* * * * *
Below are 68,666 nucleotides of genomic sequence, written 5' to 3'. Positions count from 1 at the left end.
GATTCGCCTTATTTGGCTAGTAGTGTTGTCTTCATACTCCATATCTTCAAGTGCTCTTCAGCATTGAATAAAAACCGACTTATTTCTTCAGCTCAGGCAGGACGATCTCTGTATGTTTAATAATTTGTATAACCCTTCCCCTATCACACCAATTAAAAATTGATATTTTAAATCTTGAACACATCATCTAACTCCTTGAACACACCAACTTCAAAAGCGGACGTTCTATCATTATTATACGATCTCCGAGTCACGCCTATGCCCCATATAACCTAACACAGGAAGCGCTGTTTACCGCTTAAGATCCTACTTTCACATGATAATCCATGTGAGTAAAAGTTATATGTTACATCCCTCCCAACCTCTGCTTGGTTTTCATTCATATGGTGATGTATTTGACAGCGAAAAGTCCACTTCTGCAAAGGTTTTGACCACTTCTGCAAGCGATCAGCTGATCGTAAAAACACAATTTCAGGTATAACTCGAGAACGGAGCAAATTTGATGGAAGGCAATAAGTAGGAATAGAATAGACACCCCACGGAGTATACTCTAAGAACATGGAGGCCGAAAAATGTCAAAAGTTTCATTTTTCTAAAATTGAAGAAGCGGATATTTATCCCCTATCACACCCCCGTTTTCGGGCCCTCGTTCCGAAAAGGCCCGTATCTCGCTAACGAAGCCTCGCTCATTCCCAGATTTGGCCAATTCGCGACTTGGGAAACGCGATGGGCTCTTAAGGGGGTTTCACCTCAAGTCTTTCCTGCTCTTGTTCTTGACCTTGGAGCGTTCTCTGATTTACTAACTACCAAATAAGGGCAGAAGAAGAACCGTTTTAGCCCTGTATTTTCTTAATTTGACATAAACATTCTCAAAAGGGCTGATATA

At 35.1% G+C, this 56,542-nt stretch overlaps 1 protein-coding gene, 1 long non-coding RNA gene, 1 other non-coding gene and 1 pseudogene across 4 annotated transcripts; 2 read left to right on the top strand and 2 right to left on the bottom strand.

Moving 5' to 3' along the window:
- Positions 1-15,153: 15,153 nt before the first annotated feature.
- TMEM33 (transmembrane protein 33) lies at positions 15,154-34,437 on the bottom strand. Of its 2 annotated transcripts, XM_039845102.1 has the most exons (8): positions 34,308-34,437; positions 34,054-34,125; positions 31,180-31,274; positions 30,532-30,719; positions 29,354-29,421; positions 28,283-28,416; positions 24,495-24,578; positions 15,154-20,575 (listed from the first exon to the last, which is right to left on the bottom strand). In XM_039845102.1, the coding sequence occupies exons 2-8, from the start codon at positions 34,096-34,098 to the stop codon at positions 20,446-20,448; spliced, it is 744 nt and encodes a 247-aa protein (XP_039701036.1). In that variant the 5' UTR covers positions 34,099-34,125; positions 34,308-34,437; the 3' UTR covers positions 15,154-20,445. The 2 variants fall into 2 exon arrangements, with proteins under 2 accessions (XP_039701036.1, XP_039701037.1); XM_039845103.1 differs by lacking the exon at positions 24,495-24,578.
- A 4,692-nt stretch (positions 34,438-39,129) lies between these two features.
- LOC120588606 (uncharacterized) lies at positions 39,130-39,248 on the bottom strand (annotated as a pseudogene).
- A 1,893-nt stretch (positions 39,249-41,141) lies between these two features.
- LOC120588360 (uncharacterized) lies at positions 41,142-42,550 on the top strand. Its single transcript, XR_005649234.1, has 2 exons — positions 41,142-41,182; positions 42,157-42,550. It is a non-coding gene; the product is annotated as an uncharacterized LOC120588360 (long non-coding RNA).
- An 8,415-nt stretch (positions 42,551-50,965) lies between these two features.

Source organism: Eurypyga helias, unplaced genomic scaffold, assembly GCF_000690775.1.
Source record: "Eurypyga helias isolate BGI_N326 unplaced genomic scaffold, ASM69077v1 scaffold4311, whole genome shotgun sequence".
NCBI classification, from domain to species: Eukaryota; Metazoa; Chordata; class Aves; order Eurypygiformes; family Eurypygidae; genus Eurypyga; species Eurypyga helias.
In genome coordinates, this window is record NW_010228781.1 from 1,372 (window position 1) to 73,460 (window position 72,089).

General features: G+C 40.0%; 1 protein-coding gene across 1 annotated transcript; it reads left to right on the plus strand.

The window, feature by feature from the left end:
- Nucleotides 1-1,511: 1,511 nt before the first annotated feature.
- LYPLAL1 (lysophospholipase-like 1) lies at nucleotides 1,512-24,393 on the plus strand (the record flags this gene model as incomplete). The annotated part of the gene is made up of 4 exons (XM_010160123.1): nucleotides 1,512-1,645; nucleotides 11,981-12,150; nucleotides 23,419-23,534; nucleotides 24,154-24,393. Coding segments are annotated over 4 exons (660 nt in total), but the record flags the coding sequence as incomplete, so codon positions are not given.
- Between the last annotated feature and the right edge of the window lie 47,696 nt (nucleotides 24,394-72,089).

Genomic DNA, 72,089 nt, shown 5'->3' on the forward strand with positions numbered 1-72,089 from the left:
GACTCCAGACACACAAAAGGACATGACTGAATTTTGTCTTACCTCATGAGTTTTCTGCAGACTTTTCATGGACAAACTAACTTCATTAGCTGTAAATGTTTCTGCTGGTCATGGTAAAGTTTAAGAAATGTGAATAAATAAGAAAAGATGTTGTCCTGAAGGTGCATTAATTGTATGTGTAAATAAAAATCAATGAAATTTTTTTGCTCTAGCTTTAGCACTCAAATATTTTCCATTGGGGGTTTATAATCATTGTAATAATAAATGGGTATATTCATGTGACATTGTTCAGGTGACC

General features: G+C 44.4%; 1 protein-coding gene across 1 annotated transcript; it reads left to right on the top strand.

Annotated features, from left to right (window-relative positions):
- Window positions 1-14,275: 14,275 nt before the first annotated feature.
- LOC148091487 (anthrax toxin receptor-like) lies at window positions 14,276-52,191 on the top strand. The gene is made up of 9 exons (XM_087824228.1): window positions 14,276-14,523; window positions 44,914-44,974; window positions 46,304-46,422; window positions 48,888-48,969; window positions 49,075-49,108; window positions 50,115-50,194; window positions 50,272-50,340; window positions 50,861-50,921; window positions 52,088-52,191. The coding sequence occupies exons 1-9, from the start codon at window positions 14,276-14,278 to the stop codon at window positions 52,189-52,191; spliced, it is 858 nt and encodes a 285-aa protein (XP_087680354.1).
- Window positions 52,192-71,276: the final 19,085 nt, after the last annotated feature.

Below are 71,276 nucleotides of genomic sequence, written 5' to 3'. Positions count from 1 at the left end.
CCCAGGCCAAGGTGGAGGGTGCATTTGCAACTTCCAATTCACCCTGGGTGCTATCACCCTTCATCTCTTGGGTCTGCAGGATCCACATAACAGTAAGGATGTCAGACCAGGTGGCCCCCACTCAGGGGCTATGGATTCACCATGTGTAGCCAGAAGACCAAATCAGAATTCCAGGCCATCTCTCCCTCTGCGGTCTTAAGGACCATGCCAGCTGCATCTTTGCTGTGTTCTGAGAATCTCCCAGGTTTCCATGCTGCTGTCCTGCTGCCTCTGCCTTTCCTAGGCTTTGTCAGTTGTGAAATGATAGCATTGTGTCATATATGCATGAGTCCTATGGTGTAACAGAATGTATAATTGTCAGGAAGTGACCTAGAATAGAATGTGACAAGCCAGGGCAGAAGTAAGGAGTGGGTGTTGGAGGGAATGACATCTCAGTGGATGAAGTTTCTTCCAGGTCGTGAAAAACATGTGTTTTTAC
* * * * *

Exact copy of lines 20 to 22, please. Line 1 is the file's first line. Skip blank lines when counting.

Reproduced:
- Between the last annotated feature and the right edge of the window lie 47,696 nt (nucleotides 24,394-72,089).

Genomic DNA, 72,089 nt, shown 5'->3' on the forward strand with positions numbered 1-72,089 from the left:
GACTCCAGACACACAAAAGGACATGACTGAATTTTGTCTTACCTCATGAGTTTTCTGCAGACTTTTCATGGACAAACTAACTTCATTAGCTGTAAATGTTTCTGCTGGTCATGGTAAAGTTTAAGAAATGTGAATAAATAAGAAAAGATGTTGTCCTGAAGGTGCATTAATTGTATGTGTAAATAAAAATCAATGAAATTTTTTTGCTCTAGCTTTAGCACTCAAATATTTTCCATTGGGGGTTTATAATCATTGTAATAATAAATGGGTATATTCATGTGACATTGTTCAGGTGACC